BRITAIN’S biggest banks have so far paid out £482m from around £4bn they have set aside to compensate small firms mis-sold interest rate hedging products.
The Financial Conduct Authority (FCA) yesterday urged small business owners who believed they had been victims of mis-selling to join a compensation scheme. The FCA said that the banks’ offer to pay eight per cent annual interest on top of compensation was a “fair alternative” to them putting together claims for consequential losses. The products were designed to protect smaller companies against rising interest rates but, when rates fell, they had to pay large bills, typically running into tens of thousands of pounds. Companies also faced penalties to get out of the deals, which many said they had not been told about.
Today, a conference is due to be held by a group which represents firms who claim to have been mis-sold embedded swaps by Yorkshire and Clydesdale Banks.
The NAB Customer Support Group Conference is being held in Aberdeen, where the speakers are due to include the Liberal Democrat MP John Thurso who sponsored an early day motion last year which called on the Government to establish “proper regulation” of complex financial products,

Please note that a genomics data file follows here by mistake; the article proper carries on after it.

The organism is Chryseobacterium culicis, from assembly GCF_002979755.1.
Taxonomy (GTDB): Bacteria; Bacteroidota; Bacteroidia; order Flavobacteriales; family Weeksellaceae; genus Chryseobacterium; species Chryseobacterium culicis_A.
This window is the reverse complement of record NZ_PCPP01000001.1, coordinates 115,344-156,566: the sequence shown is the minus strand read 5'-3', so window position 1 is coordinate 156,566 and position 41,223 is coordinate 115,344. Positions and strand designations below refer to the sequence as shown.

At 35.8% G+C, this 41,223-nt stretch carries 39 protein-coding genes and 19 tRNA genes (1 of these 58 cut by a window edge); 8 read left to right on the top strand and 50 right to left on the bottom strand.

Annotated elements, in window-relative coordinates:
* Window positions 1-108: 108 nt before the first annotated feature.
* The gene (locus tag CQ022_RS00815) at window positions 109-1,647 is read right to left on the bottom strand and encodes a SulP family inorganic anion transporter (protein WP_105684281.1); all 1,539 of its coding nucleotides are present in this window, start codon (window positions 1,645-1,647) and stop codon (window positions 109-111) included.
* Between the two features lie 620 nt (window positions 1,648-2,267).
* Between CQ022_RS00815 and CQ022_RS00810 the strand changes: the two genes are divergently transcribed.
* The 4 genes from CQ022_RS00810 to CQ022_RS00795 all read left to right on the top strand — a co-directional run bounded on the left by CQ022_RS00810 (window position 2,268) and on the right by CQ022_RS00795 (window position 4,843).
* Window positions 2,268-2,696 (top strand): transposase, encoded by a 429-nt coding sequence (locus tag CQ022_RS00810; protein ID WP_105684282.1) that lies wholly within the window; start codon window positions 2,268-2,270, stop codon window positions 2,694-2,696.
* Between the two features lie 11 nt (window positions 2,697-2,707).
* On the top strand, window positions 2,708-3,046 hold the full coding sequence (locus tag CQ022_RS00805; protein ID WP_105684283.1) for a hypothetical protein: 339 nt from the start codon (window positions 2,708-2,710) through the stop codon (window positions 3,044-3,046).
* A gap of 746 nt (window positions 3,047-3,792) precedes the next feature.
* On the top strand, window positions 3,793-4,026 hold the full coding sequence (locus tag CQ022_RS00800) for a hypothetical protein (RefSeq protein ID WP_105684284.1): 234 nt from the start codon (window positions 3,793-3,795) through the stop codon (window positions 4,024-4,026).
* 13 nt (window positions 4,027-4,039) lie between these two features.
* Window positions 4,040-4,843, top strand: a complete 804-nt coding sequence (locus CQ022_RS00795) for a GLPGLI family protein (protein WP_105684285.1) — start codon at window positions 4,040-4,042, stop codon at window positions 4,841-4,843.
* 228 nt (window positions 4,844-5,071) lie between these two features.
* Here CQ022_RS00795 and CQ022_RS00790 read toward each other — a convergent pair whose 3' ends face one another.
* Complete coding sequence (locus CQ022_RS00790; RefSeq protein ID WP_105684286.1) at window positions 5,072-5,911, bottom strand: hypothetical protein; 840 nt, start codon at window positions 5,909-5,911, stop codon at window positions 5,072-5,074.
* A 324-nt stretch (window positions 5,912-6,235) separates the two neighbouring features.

A statement on the NAB Customer Support Group website said: “NAB Customer Support Group was set up by a small group of SMEs whose businesses have been crippled by long-term fixed rates adopted through Clydesdale Bank and Yorkshire Bank’s tailored business loans containing embedded interest rate swaps. Our membership is growing daily.”
A Yorkshire Bank spokesman said: “Fixed rate tailored business loans remain outside the scope of the review, however, any customer that is concerned about the sale of one of these can still use our normal complaints process. We remain fully committed to open and constructive dialogue with our customers.”
The Treasury Committee is preparing to summon the banks to give evidence in connection with its inquiry into SME lending.